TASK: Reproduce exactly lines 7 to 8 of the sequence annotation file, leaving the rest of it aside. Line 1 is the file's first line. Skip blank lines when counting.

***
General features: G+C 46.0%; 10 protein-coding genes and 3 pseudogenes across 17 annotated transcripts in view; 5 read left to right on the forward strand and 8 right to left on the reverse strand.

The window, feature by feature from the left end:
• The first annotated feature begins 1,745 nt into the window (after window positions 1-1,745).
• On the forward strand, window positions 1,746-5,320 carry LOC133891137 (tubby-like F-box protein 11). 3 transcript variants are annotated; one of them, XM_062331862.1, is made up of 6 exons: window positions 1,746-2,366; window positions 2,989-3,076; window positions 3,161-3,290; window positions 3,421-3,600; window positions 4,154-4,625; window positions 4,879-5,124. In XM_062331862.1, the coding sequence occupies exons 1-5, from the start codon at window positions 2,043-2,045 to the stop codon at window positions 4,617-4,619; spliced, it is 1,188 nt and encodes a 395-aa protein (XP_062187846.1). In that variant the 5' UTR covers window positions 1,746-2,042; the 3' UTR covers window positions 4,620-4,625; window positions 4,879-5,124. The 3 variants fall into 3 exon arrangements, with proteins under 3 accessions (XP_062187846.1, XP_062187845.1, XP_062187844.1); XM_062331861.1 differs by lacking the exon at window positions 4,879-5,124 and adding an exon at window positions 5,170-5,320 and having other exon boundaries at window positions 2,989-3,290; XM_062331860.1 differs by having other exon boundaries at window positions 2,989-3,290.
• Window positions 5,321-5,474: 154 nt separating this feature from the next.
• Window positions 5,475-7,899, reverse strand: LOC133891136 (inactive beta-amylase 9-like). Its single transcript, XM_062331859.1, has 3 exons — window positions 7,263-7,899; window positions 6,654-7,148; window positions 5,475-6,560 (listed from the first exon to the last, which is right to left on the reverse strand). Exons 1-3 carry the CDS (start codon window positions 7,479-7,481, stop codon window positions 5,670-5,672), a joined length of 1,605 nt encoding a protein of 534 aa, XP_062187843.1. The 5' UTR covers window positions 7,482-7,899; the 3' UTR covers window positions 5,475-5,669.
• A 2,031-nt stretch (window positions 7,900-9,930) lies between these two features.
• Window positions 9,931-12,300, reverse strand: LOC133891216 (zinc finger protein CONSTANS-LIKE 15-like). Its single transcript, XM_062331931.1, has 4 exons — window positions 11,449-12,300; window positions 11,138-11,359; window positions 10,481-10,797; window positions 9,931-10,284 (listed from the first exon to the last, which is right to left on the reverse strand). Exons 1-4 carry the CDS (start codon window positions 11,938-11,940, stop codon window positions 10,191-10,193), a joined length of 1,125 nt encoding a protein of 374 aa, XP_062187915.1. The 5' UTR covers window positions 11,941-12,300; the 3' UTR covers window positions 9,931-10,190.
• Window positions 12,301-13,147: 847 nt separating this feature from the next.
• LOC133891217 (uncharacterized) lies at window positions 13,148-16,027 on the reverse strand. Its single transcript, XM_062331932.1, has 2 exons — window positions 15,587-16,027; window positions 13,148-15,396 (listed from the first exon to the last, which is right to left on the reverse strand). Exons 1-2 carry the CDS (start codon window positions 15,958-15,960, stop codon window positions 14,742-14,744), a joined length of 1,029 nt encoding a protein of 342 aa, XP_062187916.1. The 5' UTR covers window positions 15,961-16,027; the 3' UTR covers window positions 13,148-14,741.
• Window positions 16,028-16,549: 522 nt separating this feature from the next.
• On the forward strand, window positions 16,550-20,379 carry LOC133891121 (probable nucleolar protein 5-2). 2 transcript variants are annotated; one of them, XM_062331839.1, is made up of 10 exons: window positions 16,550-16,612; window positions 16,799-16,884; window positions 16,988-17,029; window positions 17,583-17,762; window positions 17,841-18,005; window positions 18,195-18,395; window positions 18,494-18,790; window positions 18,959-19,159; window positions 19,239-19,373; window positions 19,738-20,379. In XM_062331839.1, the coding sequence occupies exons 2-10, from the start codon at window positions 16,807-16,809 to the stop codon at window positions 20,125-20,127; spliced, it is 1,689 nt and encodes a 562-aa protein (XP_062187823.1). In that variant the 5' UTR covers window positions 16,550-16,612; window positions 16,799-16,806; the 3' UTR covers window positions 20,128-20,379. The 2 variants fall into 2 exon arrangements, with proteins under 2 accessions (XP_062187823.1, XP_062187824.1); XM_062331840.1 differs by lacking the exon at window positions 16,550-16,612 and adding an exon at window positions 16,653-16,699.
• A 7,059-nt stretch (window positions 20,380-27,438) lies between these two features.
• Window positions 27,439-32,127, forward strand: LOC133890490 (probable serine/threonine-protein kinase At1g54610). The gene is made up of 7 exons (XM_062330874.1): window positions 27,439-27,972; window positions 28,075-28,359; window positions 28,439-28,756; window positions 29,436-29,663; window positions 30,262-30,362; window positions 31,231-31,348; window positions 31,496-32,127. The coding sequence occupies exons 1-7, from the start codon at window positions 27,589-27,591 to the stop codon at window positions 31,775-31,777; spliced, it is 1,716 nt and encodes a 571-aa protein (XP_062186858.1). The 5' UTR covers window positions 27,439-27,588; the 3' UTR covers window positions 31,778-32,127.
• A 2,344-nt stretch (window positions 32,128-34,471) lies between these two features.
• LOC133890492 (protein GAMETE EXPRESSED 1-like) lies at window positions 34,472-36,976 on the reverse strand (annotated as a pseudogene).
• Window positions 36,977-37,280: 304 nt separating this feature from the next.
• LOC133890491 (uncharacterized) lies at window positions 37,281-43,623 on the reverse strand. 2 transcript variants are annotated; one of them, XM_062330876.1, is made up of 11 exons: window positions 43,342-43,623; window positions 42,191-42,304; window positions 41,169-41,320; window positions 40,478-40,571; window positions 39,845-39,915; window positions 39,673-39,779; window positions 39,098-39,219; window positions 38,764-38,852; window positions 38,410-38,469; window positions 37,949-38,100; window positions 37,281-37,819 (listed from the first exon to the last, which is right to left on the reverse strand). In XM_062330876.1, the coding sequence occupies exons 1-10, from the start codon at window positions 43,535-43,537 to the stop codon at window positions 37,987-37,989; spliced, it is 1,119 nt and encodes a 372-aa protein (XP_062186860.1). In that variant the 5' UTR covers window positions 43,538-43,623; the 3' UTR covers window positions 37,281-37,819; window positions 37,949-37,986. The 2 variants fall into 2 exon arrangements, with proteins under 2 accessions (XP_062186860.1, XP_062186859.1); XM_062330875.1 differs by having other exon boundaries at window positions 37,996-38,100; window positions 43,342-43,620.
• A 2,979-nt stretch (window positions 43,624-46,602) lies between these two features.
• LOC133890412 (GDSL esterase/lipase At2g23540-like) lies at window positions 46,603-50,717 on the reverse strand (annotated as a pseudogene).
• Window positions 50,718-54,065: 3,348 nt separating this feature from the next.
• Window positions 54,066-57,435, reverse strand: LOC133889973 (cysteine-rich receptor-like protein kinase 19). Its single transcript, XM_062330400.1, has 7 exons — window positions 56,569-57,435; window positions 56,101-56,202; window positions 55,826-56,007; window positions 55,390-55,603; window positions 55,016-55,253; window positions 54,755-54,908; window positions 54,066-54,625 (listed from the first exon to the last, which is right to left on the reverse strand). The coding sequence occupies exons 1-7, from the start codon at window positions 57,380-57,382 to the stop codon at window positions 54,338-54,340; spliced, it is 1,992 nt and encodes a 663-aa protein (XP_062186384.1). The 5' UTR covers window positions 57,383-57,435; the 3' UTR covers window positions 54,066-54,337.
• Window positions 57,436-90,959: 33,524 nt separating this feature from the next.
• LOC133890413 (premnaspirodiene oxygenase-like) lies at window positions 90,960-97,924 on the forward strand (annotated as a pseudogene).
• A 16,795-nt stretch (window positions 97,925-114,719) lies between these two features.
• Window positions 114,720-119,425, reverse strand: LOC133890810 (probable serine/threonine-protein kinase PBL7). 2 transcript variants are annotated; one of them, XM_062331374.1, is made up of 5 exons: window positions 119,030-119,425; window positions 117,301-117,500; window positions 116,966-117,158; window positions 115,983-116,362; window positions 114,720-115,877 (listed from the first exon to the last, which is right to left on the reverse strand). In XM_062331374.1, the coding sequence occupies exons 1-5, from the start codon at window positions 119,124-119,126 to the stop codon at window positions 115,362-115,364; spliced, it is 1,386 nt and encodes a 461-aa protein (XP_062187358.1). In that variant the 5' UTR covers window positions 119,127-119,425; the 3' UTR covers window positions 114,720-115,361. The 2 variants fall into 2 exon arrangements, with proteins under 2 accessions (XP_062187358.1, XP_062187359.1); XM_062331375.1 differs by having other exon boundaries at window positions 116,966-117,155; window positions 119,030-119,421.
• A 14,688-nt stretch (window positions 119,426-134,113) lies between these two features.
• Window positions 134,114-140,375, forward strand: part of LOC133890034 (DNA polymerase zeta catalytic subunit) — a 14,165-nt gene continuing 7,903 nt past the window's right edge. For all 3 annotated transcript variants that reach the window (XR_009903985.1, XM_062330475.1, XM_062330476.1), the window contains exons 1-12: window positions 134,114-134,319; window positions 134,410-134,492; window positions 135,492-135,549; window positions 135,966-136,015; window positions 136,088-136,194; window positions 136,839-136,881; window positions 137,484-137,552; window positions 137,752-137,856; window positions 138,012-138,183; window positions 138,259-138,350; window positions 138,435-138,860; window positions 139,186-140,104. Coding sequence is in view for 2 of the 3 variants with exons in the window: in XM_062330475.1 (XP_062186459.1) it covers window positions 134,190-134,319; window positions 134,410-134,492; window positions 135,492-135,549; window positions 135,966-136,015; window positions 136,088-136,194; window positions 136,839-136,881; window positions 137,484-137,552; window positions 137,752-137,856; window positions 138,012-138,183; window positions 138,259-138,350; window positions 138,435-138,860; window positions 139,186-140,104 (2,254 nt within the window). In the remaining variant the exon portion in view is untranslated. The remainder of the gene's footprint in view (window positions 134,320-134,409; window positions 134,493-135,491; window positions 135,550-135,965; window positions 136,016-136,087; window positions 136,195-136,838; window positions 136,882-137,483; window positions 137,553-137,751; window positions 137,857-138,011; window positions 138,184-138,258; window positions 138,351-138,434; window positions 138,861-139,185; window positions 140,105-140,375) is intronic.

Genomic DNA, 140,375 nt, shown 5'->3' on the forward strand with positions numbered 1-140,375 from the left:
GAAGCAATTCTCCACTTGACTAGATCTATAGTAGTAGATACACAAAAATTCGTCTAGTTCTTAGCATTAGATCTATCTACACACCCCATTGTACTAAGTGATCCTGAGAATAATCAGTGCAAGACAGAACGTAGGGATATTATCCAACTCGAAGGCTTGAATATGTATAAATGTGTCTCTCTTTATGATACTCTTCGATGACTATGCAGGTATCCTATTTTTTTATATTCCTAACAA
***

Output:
• A 2,031-nt stretch (window positions 7,900-9,930) lies between these two features.
• Window positions 9,931-12,300, reverse strand: LOC133891216 (zinc finger protein CONSTANS-LIKE 15-like). Its single transcript, XM_062331931.1, has 4 exons — window positions 11,449-12,300; window positions 11,138-11,359; window positions 10,481-10,797; window positions 9,931-10,284 (listed from the first exon to the last, which is right to left on the reverse strand). Exons 1-4 carry the CDS (start codon window positions 11,938-11,940, stop codon window positions 10,191-10,193), a joined length of 1,125 nt encoding a protein of 374 aa, XP_062187915.1. The 5' UTR covers window positions 11,941-12,300; the 3' UTR covers window positions 9,931-10,190.